How F1 Technology Is Helping McLaren Make The World A Smarter Place

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Applied Technologies arm proves McLaren isn’t just a motor racing team

McLaren may be known around the world for its motor racing output, but a separate arm of the company is helping spur on research and development for a whole range of new smart industries.

TechWeekEurope was invited down to McLaren’s Woking headquarters to hear more about how McLaren Applied Technologies (MAT) is taking lessons learnt on the racetrack into the wider world.

Speedy

MAT electronics assemblyFormed in 1998 by company icon Ron Dennis, MAT is based at the company’s McLaren Technology Centre, a 57,000 sq metre facility that was opened by the Queen in 2004 and now houses around 2,500 employees, 280 of which work for MAT.

But asides from making some of the world’s most lusted-after cars, McLaren and MAT are also helping further technological innovation in some very different sectors.

This includes work in the transport, health & wellness, energy, and consumer goods sectors, helping build products from wind turbines to fitness trackers to road bikes.

“We pick specific partners for the right domain knowledge,” McLaren Applied Technologies operating director Tim Strafford told attendees including TechWeekEurope.

Bill of health

The company was particularly keen to show off its work in the health sector, where it applies its technology not just to tracking and connecting data, but also in training and predicitive analytics.

future health doctor surgeon surgeryA surgical theatre may be a long way from the adrenaline and super-powered world many people associate with McLaren, but MAT’s work is as much at home in a hospital as a racetrack.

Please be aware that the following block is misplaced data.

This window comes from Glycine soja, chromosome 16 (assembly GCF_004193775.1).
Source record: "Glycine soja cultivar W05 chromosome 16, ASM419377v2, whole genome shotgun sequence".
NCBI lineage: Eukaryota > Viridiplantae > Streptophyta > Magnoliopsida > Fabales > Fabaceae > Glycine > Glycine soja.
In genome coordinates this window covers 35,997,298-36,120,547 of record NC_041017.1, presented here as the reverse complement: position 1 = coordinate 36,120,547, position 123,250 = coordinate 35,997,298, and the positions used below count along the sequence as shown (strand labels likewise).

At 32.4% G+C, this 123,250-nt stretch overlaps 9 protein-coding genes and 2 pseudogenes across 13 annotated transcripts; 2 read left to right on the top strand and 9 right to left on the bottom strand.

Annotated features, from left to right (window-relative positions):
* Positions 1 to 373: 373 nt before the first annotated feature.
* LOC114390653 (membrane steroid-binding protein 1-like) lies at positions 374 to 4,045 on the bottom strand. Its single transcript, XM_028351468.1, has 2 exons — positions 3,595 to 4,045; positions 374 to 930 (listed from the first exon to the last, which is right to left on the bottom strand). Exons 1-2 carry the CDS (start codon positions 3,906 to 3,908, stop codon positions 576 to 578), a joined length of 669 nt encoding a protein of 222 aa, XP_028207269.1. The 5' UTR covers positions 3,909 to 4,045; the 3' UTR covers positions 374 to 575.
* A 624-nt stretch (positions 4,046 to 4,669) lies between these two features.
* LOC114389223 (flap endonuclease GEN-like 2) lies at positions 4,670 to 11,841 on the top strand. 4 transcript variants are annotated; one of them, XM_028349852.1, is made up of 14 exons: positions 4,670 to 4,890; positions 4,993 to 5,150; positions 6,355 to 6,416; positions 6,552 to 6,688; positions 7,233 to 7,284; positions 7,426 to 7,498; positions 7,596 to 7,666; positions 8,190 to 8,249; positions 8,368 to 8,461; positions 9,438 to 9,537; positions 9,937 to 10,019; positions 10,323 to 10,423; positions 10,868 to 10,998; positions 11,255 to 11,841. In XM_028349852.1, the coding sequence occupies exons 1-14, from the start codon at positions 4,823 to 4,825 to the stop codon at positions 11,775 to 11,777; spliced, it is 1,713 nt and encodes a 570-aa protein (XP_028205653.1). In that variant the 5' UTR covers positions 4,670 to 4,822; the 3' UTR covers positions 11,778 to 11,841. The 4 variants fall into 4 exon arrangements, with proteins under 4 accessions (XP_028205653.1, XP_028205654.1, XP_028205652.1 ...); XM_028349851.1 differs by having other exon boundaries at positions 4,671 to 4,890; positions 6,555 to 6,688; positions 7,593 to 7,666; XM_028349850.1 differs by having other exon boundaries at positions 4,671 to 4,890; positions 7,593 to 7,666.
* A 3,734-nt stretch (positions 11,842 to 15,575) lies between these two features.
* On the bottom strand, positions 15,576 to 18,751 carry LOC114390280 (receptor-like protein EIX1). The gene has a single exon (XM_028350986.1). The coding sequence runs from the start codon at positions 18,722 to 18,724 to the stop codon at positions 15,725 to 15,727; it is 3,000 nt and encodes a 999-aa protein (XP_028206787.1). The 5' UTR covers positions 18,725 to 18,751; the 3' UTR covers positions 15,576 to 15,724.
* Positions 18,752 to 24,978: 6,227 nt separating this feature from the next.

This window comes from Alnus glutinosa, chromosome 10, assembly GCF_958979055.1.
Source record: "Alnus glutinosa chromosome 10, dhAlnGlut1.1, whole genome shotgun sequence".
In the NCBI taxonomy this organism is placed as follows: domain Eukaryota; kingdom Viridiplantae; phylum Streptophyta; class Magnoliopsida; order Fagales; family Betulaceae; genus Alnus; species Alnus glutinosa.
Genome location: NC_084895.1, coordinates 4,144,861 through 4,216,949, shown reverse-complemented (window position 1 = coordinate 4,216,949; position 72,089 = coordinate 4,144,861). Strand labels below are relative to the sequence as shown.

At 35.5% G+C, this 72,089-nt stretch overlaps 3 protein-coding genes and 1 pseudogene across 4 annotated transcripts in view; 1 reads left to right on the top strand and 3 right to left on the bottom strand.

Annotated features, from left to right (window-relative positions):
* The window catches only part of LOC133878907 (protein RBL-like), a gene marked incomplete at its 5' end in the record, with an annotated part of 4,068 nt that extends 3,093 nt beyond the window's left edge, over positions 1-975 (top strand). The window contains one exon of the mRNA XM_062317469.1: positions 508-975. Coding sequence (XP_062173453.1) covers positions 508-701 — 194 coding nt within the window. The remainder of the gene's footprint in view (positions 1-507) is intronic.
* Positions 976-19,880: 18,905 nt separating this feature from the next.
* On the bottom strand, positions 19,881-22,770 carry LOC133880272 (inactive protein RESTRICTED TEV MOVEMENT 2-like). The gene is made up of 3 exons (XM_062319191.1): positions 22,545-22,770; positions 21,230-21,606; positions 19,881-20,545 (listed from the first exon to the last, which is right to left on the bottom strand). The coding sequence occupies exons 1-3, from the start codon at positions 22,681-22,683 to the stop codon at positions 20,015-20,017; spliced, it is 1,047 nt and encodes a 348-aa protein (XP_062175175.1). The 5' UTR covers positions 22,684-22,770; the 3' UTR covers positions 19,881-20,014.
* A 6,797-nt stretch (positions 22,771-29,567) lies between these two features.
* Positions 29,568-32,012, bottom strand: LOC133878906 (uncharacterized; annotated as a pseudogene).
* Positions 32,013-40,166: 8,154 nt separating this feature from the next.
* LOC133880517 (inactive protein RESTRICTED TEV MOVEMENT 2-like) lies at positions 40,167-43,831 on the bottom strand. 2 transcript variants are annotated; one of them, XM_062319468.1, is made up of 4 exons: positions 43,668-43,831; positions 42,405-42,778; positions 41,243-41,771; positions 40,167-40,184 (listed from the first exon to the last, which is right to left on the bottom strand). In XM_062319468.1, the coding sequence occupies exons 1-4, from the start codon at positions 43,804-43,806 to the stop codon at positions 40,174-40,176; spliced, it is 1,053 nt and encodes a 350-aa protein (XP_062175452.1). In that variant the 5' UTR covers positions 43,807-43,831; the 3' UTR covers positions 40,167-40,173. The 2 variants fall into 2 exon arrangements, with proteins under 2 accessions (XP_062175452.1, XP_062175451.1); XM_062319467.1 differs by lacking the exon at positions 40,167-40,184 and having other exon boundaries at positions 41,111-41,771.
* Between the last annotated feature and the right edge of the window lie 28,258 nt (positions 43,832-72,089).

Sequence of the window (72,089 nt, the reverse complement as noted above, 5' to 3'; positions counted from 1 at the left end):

“We’re starting to look at simulation for training surgeons and complex procedures that can be improved and aided by certain tools that we have got”, Strafford revealed.

MAT has teamed up with Oxford University’s medical school to improve surgical practices using data modelling of procedures and applying data analytics honed by the group over its years working with the McLaren Formula One team.

This includes developing tools to analyse a surgeon’s movements during an operation to make surgery more effective, and is using NHS surgeries to test out the tools, but it is hoped it will expand into private healthcare too.

Outside of the surgical theatre, MAT’s work also hopes to improve patient care by reducing the time a patient spends in hospital and optimising the allocation of medical resources – like emergency departments and clinical staff – to make emergency care more efficient.

Stafford admits that it the project is still at an early stage, but sees the technology having real-world benefits within the next few years.

“Our mission is to solve the unsolvable,” he says.

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